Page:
Monday, November 16, 2015


In 1964, Gary Lewis and the Playboys auditioned for a job at Disneyland without telling Disney employees that Gary was the son of  the great Jerry Lewis. The entertainment director of the park liked what he heard and hired Gary and the boys on the spot to perform at the Space Bar in Tomorrowland. 
Legendary record producer Snuff Garrett lived just two doors down from Gary's famous father, and Jerry and Snuff had a mutual friend, conductor Lou Brown, who'd worked with Jerry ever since the Martin & Lewis days. Brown had brought Gary Lewis to Snuff's attention. Garrett would later recall: "I got to thinkin' that, hey, if I can get a record cut with Gary, it'd be a new way to promote records -- the son of a famous entertainer!"
The first song that Garrett brought to the group was "This Diamond Ring," which had originally been offered to Bobby Vee. The session was financed by Gary's mother, Patty Lewis. During the actual recording, the Playboys were almost irrelevant since they weren't allowed to play their instruments and their voices were used sparingly. Snuff wanted a hit, so he insisted on using trusted studio musicians. 
Garrett got "This Diamond Ring" on the radio in New York City by making a deal with WINS disc jockey Murray the K., who ran a series of all-star concerts at theaters around New York  Murray was promised that, if he played Lewis' record, the Playboys would play on his shows. Then Snuff had his neighbor, Jerry Lewis, pull some strings to get his son on The Ed Sullivan Show.

Within a few weeks, Gary and his group were on America's top variety program. But it was Sullivan's policy that all the acts appearing on his show had to perform live. Since so many studio tricks had been used on "This Diamond Ring," there was no way that the Playboys could re-create its sound. So a compromise was struck. Gary sang along with pre-recorded tracks as the Playboys faked it on their instruments. According to Garrett, this marked the first time that a song had been lip-synched on the show.

Gary Lewis and the Playboys were instant stars. Their song "This Diamond Ring" shot up to #1 and the pressing plants ran 24 hours a day to keep up with the demand for the record.

By 1965, Gary Lewis was Cash Box magazine's "Male Vocalist of the Year," winning over  nominees Elvis Presley and Frank Sinatra. He was the first and only artist during the 1960's to have his first seven releases reach Billboard's Top 10 on the Hot 100 chart. In the Philippines during this time, Gary Lewis and the Playboys were considered to be America's answer to the Beatles, and over a two-week period, sold out the Arianeta Coliseum there for 24 performances.

Along with his appearances on various popular television shows, including American Bandstand, The Joey Bishop Show, and The Tonight Show, Gary accumulated an impressive five appearances within two years on the Ed Sullivan Show.

Between 1965 and 1966, Gary Lewis and the Playboys rattled off an impressive string of hit singles. "This Diamond Ring" (#1), "Count Me In" (#2),  "Save Your Heart For Me" (#2), "She's Just My Style" (#3),  "Everybody Loves A Clown" (#4), "Sure Gonna Miss Her" (#9) and "Green Grass" (#8) -- all collected on this definitive album.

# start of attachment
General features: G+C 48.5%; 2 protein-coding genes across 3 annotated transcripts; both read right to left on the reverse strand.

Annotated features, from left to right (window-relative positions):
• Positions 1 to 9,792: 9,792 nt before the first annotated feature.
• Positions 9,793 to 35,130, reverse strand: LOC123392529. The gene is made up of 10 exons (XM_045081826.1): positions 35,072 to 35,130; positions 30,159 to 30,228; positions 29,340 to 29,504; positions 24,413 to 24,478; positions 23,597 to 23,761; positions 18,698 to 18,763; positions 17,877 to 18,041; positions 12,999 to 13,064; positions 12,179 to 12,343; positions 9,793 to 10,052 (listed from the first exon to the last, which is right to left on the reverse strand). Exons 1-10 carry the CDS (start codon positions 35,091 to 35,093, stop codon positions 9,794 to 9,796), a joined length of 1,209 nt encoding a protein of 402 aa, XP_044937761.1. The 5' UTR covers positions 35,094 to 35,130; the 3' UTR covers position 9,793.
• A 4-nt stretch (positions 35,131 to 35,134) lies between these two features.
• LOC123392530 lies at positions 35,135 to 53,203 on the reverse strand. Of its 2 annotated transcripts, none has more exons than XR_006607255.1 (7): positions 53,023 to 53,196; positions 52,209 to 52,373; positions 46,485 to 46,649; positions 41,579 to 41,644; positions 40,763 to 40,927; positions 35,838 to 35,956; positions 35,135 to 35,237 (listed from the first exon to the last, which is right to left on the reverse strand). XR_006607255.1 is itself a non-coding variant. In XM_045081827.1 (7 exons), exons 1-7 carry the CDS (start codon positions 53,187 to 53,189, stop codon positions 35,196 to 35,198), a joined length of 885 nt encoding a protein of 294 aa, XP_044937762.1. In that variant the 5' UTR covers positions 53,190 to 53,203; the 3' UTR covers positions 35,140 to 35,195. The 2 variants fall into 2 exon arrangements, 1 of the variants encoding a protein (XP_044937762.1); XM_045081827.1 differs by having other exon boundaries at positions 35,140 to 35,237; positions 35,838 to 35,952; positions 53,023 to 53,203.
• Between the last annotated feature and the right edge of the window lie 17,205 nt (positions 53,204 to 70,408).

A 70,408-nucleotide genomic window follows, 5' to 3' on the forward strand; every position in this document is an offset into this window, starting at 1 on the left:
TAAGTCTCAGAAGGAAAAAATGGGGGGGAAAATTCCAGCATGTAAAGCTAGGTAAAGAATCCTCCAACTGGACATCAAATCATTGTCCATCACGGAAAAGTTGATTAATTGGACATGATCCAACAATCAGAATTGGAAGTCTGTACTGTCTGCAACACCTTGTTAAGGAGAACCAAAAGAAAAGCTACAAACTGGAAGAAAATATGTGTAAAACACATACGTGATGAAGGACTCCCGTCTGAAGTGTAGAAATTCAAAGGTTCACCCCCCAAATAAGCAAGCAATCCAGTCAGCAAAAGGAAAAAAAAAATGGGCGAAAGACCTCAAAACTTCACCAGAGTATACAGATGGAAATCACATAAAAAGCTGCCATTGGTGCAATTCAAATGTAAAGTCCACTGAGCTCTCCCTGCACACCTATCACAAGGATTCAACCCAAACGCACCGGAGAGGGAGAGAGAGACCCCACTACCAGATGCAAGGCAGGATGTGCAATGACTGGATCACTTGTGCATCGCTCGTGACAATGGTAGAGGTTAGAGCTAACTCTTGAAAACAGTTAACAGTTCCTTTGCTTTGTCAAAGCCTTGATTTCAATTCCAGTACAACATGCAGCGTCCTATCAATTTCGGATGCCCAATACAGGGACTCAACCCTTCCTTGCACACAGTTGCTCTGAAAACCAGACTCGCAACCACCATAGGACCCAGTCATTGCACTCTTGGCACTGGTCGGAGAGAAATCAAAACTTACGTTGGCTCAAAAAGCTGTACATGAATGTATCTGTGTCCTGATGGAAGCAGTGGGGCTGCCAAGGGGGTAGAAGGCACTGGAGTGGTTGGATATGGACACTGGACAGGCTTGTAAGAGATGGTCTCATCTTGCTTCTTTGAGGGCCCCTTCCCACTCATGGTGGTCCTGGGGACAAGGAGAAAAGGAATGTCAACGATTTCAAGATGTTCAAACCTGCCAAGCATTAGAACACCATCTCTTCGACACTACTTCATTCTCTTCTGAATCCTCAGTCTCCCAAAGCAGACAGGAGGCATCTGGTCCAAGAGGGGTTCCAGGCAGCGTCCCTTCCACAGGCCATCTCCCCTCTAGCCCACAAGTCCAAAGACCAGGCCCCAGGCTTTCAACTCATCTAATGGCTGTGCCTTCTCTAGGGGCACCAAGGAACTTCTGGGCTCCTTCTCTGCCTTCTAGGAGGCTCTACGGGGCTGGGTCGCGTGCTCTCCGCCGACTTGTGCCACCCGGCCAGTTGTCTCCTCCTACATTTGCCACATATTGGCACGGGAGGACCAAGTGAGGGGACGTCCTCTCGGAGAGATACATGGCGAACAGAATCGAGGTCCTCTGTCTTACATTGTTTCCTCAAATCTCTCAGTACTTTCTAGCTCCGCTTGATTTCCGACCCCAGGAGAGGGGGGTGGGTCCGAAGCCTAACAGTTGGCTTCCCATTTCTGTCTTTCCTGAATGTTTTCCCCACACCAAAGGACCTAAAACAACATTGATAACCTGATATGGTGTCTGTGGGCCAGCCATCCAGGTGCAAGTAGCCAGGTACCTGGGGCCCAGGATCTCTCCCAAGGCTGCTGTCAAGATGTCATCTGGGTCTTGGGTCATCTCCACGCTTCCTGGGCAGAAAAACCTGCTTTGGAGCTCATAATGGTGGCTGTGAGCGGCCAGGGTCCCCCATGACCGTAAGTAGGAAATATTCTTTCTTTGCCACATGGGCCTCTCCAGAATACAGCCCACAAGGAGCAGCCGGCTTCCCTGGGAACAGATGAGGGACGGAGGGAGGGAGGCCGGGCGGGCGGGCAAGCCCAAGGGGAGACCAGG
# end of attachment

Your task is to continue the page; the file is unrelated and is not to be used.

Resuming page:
In their short-live career, Gary Lewis and the Playboys in total had eight Gold Singles, 17 US Top 40 hits, and four Gold albums, and sold 45 million records worldwide.

In 1971, Gary retired from performing and opened a music store in San Fernando Valley, where he sold drums, guitars and accessories. He found, however, that he still had the urge to play, and in 1973, put a group together called Medicine out of Tulsa, Oklahoma, which included Bill Cowsill, formerly with the great '60s pop band, the Cowsills. The band failed to meet with any success.

In1984, Gary put a new version of the Playboys together, and began performing almost 100 shows a year with '60s pop groups like The Grass Roots, Peter Noone (of Herman's Hermits), the Grass Roots, the Turtles, and the Buckinghams to cash in on the burgeoning Sixties nostalgia biz.

Gary also appeared and performed on many of his father's Labor Day telethons for the Muscular Dystrophy Association.

Despite Gary Lewis' string of hits and popularity during the '60s, one thing's for certain:  Not even the influence of his famous father will be able to get him into the honored position as a member of the Rock 'n' Roll Hall of Fame.

Friday, November 13, 2015


While the nation has mourned Michael Jackson, J.D. Salinger, and Sky Saxon, many of us are still mourning the death of one of the greatest country singers of all time, Vern Gosdin. 

Known as The Voice of country music, Gosdin died from a stroke on April 28, 2009. His was a pained and tortured voice singing some of the saddest songs in the world, and when he died, we truly lost one of the voices of the ages.

Forget the current crop of Nashville pop crooners. Gosdin was a man who had the wrinkles of Merle Haggard and, like George Jones, knew what it meant to weep.  With his album, Chiseled In Stone, Gosdin created a country music masterpiece. It's virtually impossible to get through the thing without having an emotional breakdown.

On the album cover, the photo is worthy of Walker Evans. Gosdin squints at you, his boot on the bumper of the car, a leaf trapped in its grill, as two old men look out from the glass of a barber shop, its front window marked by fading square-dance posters.

On the recordings themselves, Gosdin squints even harder, clobbering you with the impact of his voice and the tight control of his band. The steel guitars of Sonny Garrish and Jim Vest are particularly astounding at recreating the sound of raw nerves.

The beauty of the record owes a great deal to the songwriting abilities of Gosdin and Hank Cochran, especially on "Set 'Em Up, Joe" and "I Guess I Had Your Leavin' Coming."

But the title song is the highlight. It's the story of a young man who, after fighting with his girlfriend, ducks into a bar, only to be told by an old codger that he should be grateful for what he's got--at least his woman isn't dead, and he doesn't have to wander through life alone.

"Chiseled in Stone" refers to the tombstone of the old man's wife, but it now refers to Vern Gosdin's own life.

More to the point:  "Chiseled in Stone" points to the tombstone's shadow cast in the background of all our lives.

Listed below are ust some of the awards Gosdin has received -- for Chiseled in Stone alone (there were, ultimately, many more awards for many other things):
1989 ASCAP Award - "Set 'Em Up Joe"
1989 ASCAP Award - "Chiseled In Stone"
1989 ASCAP Award - "Do You Believe Me Now?"
1989 CMA Song of the Year - "Chiseled In Stone" (Max D. Barnes & Vern Gosdin)
1988 Nashville Songwriters Association Song of the Year - "Chiseled In Stone"
1988 CMA #1 Song - "Set 'Em Up Joe"
1988 CMA Album of the Year - "Chiseled In Stone" (Nomination)
1988 CMA Male Vocalist of the Year (Nomination)

Tuesday, November 10, 2015



The Archies
3% (5 votes)